On June 14, the Sixth Panel (Sexta Turma) of Brazil’s Superior Court of Justice’s (Superior Tribunal de Justiça, or STJ) issued a decision allowing cultivation of cannabis for medical purposes. The STJ is responsible for uniformizing the interpretation of Brazilian federal law across the country, and serves as the court of final appeal for cases that do not involve constitutional matters. While the STJ decision applies only to the three plaintiffs in the case at hand, it establishes a precedent that lower courts can follow.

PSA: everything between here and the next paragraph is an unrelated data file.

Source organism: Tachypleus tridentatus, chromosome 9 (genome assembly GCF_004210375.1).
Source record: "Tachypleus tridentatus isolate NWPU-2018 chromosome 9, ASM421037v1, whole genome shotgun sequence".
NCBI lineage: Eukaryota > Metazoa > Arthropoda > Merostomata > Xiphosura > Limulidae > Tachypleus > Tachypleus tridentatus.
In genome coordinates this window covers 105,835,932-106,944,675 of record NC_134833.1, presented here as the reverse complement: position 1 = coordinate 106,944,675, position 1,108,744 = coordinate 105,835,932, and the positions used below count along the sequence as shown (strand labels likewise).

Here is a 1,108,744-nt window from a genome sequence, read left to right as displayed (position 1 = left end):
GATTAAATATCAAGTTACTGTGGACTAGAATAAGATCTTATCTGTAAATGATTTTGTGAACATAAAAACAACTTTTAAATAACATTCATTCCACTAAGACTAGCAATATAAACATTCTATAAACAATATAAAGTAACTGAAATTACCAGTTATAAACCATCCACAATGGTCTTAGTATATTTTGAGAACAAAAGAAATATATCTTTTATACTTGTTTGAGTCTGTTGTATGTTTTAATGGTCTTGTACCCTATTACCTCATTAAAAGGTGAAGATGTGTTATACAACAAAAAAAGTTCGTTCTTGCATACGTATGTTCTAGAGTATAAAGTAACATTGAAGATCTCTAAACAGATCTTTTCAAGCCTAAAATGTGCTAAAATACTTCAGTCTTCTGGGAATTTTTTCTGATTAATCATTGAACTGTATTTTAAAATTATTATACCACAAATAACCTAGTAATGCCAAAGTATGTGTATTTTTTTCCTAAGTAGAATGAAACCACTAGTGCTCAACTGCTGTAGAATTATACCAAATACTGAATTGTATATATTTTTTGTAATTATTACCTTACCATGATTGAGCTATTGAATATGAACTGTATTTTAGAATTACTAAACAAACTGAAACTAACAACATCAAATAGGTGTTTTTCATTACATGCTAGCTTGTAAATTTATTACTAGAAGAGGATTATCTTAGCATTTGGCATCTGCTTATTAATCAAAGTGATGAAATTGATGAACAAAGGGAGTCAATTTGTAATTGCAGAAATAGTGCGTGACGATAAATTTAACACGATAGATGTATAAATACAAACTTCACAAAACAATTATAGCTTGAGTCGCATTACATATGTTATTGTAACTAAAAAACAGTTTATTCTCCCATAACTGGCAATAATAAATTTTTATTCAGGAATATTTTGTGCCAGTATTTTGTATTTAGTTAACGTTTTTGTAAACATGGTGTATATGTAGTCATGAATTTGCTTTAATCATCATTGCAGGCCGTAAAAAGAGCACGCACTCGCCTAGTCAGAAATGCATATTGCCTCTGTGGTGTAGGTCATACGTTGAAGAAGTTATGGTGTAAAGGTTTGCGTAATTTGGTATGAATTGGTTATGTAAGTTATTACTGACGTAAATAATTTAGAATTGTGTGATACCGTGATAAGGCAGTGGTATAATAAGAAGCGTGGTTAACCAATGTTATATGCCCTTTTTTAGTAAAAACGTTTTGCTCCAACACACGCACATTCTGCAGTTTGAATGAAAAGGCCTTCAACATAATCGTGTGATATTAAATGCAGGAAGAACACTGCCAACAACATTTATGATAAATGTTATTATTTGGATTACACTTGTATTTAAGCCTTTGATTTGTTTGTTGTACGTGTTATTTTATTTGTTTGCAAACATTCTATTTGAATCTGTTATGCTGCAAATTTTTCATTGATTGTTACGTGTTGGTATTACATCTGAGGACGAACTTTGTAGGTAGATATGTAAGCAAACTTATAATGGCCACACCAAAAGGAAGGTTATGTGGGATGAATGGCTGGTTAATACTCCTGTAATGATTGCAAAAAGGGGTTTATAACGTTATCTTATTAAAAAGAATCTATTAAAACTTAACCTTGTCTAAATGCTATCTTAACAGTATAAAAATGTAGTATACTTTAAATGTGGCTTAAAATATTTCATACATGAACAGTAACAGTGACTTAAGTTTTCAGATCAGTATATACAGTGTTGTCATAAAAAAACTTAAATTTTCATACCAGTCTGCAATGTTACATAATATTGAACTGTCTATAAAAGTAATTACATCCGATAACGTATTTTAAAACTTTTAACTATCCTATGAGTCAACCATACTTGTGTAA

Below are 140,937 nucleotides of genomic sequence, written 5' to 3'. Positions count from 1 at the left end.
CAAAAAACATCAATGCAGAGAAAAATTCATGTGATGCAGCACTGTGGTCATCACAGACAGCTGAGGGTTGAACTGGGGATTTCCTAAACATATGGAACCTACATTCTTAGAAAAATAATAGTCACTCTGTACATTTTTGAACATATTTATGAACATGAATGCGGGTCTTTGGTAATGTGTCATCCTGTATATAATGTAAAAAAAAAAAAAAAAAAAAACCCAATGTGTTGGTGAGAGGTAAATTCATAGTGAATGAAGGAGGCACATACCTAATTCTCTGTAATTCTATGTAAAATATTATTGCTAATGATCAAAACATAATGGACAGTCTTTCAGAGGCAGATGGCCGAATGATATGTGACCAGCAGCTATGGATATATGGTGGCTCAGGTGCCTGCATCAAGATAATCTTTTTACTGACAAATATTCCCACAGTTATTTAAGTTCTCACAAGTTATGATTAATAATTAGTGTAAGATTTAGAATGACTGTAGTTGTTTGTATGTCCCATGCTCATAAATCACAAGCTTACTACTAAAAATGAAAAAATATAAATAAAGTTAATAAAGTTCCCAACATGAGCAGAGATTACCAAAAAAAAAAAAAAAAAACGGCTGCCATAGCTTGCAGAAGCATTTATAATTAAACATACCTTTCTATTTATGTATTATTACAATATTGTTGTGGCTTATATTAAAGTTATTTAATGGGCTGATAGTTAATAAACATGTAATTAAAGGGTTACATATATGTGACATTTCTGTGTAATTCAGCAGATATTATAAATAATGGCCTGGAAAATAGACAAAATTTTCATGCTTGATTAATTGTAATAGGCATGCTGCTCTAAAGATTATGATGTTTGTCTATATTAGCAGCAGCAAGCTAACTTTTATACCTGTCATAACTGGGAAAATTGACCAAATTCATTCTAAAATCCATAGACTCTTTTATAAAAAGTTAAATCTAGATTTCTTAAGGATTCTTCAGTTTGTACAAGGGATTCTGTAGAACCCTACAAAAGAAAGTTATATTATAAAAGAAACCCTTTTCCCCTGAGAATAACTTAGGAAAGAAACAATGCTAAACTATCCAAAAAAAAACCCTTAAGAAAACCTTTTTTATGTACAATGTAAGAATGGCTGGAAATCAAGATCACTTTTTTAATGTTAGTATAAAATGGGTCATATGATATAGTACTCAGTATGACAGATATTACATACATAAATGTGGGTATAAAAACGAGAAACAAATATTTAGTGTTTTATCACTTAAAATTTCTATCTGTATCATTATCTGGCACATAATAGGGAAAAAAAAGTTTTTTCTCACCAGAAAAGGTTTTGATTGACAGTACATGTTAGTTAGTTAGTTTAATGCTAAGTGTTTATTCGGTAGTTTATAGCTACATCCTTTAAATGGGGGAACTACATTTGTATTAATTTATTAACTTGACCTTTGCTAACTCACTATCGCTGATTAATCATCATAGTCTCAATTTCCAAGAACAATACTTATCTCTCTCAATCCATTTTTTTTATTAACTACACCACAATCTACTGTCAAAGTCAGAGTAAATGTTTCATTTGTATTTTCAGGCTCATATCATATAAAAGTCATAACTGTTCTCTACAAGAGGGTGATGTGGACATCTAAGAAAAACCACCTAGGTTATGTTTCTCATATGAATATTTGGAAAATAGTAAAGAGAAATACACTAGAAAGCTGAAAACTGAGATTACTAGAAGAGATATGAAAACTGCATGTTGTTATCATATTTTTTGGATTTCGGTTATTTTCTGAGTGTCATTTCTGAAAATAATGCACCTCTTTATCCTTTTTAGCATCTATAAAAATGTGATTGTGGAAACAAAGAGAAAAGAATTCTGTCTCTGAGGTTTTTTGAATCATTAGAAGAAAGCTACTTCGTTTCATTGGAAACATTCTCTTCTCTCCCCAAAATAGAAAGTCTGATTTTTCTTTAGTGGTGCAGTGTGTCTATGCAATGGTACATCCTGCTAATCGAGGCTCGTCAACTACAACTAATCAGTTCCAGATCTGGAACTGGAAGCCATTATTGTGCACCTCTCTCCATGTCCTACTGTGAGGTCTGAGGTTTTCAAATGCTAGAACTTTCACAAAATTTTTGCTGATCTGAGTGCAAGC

Back in March 2021, in Cannabis for Brazilian Pets and Their Humans, we noted that Brazilian courts were granting habeas corpus petitions made by citizens seeking to grow their own cannabis for medical purposes, adding that it would be interesting to see if the trend resulted in judicial decisions of broader application. The STJ has now provided an answer, and one that represents good news for medical cannabis users.
Brazil legalized the prescription of cannabis products for medical use in 2014, but an ongoing prohibition on cultivation under Brazil’s Drugs Law (Law 11.343/06) forced consumers to rely on expensive imports. The three plaintiffs in the STJ decision had authorization from the Brazilian Health Regulatory Agency